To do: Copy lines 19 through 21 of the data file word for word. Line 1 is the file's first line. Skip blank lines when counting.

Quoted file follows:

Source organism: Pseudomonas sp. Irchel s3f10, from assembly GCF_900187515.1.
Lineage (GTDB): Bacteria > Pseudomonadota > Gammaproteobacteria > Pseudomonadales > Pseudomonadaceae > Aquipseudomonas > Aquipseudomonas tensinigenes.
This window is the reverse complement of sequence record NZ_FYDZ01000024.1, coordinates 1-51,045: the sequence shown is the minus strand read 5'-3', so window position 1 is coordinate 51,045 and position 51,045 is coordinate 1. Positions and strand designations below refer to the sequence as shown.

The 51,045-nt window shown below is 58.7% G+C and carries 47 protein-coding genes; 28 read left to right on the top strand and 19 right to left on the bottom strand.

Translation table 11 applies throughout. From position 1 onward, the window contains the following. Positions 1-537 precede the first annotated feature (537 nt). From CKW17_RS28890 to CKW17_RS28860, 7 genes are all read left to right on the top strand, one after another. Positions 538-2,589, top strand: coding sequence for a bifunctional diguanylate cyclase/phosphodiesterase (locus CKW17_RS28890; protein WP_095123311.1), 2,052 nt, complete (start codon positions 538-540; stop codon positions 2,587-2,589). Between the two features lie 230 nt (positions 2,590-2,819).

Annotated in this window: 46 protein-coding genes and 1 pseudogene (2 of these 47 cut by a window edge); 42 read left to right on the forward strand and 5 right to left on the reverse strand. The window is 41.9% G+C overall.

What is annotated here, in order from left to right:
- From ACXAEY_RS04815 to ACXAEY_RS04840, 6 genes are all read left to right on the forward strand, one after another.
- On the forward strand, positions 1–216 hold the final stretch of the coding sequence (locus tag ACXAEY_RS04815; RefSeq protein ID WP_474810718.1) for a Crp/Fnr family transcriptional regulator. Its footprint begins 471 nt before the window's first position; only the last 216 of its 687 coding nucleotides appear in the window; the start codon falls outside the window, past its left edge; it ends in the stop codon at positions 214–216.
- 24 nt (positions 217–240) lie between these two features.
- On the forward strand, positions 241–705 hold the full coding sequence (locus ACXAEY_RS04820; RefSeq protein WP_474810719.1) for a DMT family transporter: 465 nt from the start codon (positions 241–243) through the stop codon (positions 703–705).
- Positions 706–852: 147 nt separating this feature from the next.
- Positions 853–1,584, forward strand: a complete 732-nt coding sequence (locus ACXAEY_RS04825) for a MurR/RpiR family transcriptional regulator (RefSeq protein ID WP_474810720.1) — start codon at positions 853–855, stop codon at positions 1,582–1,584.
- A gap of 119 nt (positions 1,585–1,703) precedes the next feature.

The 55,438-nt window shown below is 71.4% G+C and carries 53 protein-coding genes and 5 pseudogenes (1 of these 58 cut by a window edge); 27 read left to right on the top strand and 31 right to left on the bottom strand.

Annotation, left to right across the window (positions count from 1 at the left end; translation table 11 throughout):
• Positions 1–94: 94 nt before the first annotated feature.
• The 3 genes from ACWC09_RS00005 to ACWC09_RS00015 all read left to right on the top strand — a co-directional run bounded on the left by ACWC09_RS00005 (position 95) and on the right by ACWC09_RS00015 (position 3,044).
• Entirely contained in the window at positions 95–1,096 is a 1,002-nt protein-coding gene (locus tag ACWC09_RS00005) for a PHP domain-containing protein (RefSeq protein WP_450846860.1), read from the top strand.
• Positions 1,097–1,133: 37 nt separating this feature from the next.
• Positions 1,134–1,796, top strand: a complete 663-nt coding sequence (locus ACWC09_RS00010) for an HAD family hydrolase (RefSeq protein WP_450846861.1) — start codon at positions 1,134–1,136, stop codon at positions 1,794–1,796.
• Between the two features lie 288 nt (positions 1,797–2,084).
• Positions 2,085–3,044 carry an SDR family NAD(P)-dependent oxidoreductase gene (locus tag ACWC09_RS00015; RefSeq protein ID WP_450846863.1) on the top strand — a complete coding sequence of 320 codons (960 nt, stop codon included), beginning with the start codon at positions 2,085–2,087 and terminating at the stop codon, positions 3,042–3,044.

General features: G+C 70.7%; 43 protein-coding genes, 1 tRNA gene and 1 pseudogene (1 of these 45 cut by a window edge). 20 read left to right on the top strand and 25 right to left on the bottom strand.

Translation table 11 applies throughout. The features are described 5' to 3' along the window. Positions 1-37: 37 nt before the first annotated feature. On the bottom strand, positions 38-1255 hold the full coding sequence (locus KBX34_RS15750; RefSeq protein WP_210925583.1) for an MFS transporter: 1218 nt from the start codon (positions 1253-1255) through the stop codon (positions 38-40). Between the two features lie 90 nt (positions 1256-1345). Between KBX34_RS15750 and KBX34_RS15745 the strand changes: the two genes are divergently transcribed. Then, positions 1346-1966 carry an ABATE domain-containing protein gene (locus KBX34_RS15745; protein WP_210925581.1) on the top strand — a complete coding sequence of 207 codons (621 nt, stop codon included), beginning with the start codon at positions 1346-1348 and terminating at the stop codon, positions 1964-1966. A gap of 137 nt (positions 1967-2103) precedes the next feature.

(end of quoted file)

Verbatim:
• Entirely contained in the window at positions 95–1,096 is a 1,002-nt protein-coding gene (locus tag ACWC09_RS00005) for a PHP domain-containing protein (RefSeq protein WP_450846860.1), read from the top strand.
• Positions 1,097–1,133: 37 nt separating this feature from the next.
• Positions 1,134–1,796, top strand: a complete 663-nt coding sequence (locus ACWC09_RS00010) for an HAD family hydrolase (RefSeq protein WP_450846861.1) — start codon at positions 1,134–1,136, stop codon at positions 1,794–1,796.